Material added 13 April 2004
At gamepuzzles.com, a new issue of The Life of Games is available. Erich Friedman's Strobogrammatic Expressions at Math Magic this month is quite interesting. At Fools Errand, you can see Cliff Johnson's April Fool's hunt. Cihan Altay will launch the PQRST 09
solving competition on 17 April 2004. The below is one of Cihan's
puzzles. Divide the object into 2 identical shapes, or 3
identical shapes, or 4 identical shapes.
The 123456 folding puzzle is very nice. Put it on cardboard, and have fun showing it to your friends. Craig Kaplan's work on geometric ornamental tiling is fascinating.
I recently had the pleasure to try out the Quantian distribution.
This is a mathintensive Linux distribution that runs directly off of a
CD. For any computer, you can put in the CD, reboot, and you'll
be running Quantian Linux in a few minutes (keyboard, mouse, and all
else are autodetected). When done, reboot, remove the CD, and
you are back to your current system. Your hard drive will be
untouched. It has many math packages I've wanted to try for
awhile. Several of them, such as LyX and TeXmacs, have nontrivial setup procedures. I was delighted to be able to try them all. GAP, Gnu Scientific Library, Python modules including Scientific and Numeric Python, apcalc, aplus, aribas, autoclass, DrGeo, euler, evolver, freefem, gambit, geg, geomview,
ghemical, glpk, gnuplot, gperiodic, gri, gmt, gretl, lpsolve, mcl,
mpqc, multimix, rasmol, plotutils, pgapack, pspp, pdl, rcalc, xaos, XLispStat and xppaut. (I'm just scratching the surface.) A free download is at UofW. It can be bought for $2.29 at ulnx.com. I'm still going through the disk. I didn't know there was this much free math software available. Xaos has the best realtime Mandelbrot zooming I've ever seen.
There are arbitrarily long progressions of primes. Eric Weisstein wrote a news article about it.
Material added 3 April 2004
Gathering for Gardner 6 was covered in today's New York Times.
William Gosper has a few copies left of his wonderful circle puzzle. It's made from beautifully cut, inch thick plastic. It was made by the geniuses at Puzzle Palace.
The monthly additions to the Puzzle Museum are well worth a look.
Patrick Hamlyn: "Robert Reid sent me
a very nice little manual puzzle which took several attempts over a
week or two before I got it. Using cardboard, plastic, neoprene,
highdensity foam, icecream container lid or just paper: Cut out five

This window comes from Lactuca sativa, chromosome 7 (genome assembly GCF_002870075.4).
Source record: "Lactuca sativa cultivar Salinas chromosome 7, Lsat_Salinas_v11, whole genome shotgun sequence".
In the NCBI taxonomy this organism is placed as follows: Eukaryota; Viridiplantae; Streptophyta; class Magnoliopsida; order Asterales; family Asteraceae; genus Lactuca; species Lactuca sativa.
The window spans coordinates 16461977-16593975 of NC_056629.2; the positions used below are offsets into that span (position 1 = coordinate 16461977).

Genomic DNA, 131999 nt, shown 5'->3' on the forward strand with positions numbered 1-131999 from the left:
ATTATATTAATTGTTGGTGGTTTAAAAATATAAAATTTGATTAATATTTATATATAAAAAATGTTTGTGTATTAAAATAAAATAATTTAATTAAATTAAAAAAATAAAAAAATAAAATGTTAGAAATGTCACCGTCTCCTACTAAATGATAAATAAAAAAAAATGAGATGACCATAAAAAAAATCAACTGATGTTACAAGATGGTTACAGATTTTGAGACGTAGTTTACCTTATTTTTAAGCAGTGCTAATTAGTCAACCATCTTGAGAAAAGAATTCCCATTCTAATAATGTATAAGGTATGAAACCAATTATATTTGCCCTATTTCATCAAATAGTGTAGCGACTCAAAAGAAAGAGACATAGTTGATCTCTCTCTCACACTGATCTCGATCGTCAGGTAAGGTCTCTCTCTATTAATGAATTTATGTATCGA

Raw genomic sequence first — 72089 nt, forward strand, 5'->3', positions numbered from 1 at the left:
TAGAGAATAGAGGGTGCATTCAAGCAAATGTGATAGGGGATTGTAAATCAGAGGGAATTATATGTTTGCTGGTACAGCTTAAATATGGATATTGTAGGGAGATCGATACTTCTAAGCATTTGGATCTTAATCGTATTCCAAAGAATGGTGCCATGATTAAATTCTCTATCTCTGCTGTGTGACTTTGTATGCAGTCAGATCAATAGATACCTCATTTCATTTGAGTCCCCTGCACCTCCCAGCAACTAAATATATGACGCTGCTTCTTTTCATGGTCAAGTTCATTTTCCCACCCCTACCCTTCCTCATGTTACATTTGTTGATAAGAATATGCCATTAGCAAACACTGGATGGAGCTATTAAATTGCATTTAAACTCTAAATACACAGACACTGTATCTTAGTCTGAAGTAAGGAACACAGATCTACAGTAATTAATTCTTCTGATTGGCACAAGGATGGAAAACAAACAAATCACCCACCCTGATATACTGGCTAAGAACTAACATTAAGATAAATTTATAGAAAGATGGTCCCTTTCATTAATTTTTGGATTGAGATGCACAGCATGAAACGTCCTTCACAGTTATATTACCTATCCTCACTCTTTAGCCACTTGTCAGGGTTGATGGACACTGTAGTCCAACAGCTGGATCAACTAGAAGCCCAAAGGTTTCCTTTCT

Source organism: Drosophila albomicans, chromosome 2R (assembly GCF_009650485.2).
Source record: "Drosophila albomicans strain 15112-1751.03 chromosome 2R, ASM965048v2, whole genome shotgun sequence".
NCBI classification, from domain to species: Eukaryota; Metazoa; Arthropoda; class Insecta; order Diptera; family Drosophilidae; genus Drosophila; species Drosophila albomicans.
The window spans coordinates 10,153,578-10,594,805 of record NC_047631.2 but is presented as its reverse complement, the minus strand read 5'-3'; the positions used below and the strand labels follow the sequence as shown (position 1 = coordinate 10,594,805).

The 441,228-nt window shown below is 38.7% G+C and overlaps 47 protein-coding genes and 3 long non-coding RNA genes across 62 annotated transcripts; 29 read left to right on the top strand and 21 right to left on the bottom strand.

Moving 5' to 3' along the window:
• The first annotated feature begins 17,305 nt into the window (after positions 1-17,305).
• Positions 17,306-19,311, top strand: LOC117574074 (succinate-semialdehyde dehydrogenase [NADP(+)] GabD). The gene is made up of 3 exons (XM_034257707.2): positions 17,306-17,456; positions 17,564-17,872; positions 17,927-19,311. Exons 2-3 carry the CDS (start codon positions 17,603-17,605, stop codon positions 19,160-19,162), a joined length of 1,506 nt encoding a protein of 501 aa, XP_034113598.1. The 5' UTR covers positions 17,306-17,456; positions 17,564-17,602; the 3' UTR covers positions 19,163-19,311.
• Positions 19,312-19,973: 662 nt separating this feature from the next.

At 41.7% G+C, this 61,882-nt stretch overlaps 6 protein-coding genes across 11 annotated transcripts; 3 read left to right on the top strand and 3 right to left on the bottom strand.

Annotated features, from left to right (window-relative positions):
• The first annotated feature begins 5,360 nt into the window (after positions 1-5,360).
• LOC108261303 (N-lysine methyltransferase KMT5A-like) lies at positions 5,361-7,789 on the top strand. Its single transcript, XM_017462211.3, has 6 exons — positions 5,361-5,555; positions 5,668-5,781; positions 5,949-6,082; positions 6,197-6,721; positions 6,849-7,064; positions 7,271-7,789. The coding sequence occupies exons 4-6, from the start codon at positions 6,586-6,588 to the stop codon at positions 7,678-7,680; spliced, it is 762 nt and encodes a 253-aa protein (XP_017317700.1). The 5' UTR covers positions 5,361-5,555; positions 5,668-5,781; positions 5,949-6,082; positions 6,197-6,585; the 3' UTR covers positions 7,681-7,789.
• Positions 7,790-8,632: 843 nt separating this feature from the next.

straight trominos and three Upentominos in the same scale. Now cover
one set with the other. Real easy right? Everyone I've given it to
swears blind it's impossible. Some get it in a few minutes, many (like
me) take days or weeks. Here I reproduce Robert's 'spiel': COVER
 UP: As usual the politicians have bbundered; they are trying to
coverup three twisted facts by five straight lies and they are getting
nowhere. Can you show them how it is done? There is only one solution. " [I got a copy of this as well  it's a fantastic little puzzle.]
Berend Jan van der Zwaag: "How about Het Ding for unusual material making polyhedra? It's basically six telephone poles and many metres of steel cable."
Material added 30 March 2004
Minami Kawasaki: "My friend Shigeyoshi
Kamakura found the answer 23 (66*66)." Robert Wainwright:
"You may be interested in knowing that the recent Consecutive Square
posting (square sizes 1...23 within a square of size k= 66) exhibits
the "tightest" arrangement so far discovered. In correspondence with
Robert Reid last year, we arrived at a measure of "tightness" based on
the following: Sqrt[k^2  (SUM 1^2 ... n^2)]/n. In otherwords,
the square root of the exposed area divided by the size of the square
enclosure. By this measure, Reid's n=43 (within a k=166 square) held
the record with a value of 0.25686+. Your recent posting has a
corresponding value of 0.24595+." This is an unexpected
correction for core sequence A005842. The conjecture that squares 126 can't fit into a 79x79 square seems weak, now. See also sequence A0081287.
Material added 22 March 2004
Bryce Herdt: It's good to have
something new for you. First, I have found a solution to the proportion
SEVEN/NINTHS = 7/9. I checked several fractions before finding a
doublytrue one. Has anyone else ventured into this arena? Answer.
Boris Alexeev, who discovered the very nice 2004 = a few weeks ago, has won second place in the Intel Science Talent Search.
For his study into Automata, a frequent topic here, Boris has earned a
$75,000 scholarship. Congratulations, Boris!
Erich Friedman:
722855133 has the peculiar property that all of its length 3 substrings
are divisible by 19. 722/19 = 38, 228/19 = 12, and so on.
For hand solvers  find the largest number so that all length 2
substrings are distinct and divisible by 19. For computer
solvers, find the largest number so that all length 4 substrings are
distinct and divisible by
19. Is there a pattern to this? Can any number higher than
19 be used? Answer.
I took a look at the Asmus Schmidt method for complex continued fractions for a Math Games
column. Perhaps someone smarter than me can figure out that code
that generates each generation. Circles tangent to three others
is Apollonian packing,
and Eric has code for that. The other part is a circle with 3
points picked on the diameter, and one must find three circles tangent
to those given points and each other. Likely, one of the Triangle Centers
allows an easy answer. Another tact is to try looking at the